- Watch out for phishing scams. Phishing scams use common forms of communication, like emails, texts, phone calls, and even websites, to trick users into disclosing private account or login information. Do not click on links or open any attachments from sources you are not familiar with. Also, be sure to never give your password, account number, or PIN to anyone. Remember, no one from your financial institution will contact you to ask for this information.
- Enable multi-factor authentication for accounts that support it. Within the security settings for many accounts is the availability to add multi-factor authentication (MFA). This creates a second step to verify who you are when logging in, often by sending a one-time text code or answering specific questions only you’d know the answer to. If you bank with us, you have the ability to enable card alerts. With card alerts, you will be notified when a transaction occurs on your card. Check out these five alerts you can enable.
- Ignore offers for vaccines, cures, or treatments. If there is a medical breakthrough, it wouldn’t be reported through unsolicited emails or online ads. Criminals exploit the hope of finding cures or treatments - always do your research and trust your gut. Remember, if it seems too good to be true, it probably is.
- Rely on official sources for the most up-to-date information during times of crisis. Visit official, government-backed websites like the Centers for Disease Control and Prevention (CDC), World Health Organization (WHO), the Department of Treasury (DOT), the Internal Revenue Service (IRS), and even your state’s department websites to keep track of the latest developments. Legitimate government websites end in a .gov or .mil web address, and begin with https:// to ensure you’re connecting to the official website.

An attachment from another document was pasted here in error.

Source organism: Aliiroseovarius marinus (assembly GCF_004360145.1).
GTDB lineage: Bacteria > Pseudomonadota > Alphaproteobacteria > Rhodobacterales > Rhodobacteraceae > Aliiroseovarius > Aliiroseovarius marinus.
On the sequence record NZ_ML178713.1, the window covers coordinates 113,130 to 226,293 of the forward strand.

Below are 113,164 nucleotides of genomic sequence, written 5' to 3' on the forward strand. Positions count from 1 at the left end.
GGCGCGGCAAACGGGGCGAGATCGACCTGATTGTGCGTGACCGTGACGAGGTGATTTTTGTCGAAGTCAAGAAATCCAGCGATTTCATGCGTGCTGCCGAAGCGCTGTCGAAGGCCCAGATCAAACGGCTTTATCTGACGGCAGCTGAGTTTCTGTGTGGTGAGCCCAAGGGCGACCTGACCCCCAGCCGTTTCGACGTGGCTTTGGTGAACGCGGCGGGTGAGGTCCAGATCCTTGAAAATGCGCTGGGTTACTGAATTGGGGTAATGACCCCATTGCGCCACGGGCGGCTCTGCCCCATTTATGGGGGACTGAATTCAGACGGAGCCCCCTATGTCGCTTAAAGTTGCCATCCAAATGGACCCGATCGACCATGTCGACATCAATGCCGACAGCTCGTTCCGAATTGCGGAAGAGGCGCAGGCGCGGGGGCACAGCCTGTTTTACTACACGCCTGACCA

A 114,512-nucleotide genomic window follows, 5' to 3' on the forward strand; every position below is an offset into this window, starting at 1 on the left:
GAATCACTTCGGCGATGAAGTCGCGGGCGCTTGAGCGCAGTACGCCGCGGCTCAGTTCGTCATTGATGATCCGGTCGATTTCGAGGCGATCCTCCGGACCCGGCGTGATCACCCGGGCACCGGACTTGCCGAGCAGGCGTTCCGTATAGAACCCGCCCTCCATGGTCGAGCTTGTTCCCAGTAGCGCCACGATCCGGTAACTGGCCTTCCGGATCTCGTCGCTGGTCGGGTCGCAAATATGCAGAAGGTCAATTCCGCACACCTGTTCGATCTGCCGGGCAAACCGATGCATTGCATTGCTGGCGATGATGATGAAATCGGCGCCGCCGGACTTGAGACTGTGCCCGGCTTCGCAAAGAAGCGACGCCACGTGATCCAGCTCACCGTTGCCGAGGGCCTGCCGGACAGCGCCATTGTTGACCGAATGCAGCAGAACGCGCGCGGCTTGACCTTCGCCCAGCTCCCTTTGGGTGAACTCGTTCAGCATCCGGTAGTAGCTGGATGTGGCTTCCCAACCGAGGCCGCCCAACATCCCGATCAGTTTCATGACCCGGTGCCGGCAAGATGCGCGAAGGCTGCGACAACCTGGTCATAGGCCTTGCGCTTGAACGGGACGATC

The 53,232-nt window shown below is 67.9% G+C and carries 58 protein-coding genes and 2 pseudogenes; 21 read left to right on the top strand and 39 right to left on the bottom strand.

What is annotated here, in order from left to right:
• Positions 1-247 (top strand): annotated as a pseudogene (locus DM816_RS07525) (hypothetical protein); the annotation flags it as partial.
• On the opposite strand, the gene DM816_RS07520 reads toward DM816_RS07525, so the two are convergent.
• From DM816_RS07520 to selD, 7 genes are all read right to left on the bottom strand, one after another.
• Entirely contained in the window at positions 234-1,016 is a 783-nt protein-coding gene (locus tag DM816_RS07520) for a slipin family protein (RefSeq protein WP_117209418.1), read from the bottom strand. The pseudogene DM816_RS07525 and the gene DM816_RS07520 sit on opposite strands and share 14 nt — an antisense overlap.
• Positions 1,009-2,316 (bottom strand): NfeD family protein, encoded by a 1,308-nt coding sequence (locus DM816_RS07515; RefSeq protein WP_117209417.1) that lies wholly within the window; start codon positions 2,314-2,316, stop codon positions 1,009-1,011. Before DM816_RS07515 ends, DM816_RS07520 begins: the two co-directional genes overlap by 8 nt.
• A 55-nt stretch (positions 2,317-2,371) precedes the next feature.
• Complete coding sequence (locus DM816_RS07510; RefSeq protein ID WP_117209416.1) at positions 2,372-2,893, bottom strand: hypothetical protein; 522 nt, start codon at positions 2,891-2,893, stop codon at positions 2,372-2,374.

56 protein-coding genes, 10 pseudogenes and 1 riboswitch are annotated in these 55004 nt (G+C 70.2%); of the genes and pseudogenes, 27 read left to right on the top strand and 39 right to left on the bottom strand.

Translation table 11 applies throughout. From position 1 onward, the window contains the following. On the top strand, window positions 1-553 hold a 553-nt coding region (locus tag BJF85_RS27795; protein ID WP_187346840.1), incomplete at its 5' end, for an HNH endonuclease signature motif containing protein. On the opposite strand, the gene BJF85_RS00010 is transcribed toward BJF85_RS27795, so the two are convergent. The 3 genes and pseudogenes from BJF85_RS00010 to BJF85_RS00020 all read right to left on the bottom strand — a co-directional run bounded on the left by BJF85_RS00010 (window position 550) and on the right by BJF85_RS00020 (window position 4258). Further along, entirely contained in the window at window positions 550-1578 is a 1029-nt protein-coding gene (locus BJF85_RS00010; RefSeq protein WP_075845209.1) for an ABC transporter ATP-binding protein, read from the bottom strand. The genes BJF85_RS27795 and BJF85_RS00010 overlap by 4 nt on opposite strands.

- Keep your computers and mobile devices up to date. Make sure your computer and mobile device security software, web browser, and operating systems have the most recent updates to best defend against viruses, malware, and other online threats. If able, turn on automatic updates so you receive the newest fixes as they become available.
- Recognize and avoid bogus website links. Fraudsters and cybercriminals embed easy-to-click links to downloaded malware, causing your device to become infected without you even knowing it. The easiest way to detect bad links is to hover over the link to view the actual URL you are being routed to. The fraudulent URL link will often mimic a real, trustworthy link, but it will have slight differences. Here’s an example of what to look out for: www.ABC-Bank.com vs ABC_Bank.com.
- Educate yourself before making any investments. Remember, during times of crisis there is also a high potential for fraud. Be wary of any company claiming to be helping those in need or ability to prevent, detect or cure diseases. For information on how to avoid investment fraud, visit the U.S. Securities and Exchange Commission website.
- Help others by reporting scams. Visit the FBI's Internet Crime Complaint Center at www.ic3.gov to report suspected or confirmed scams. You can also stay up-to-date on the latest scams by visiting the FTC’s page at www.consumer.ftc.gov/features/scam-alerts.
If you feel as though somebody is trying to get into your account or that you are a victim of fraud, please email us immediately at firstname.lastname@example.org.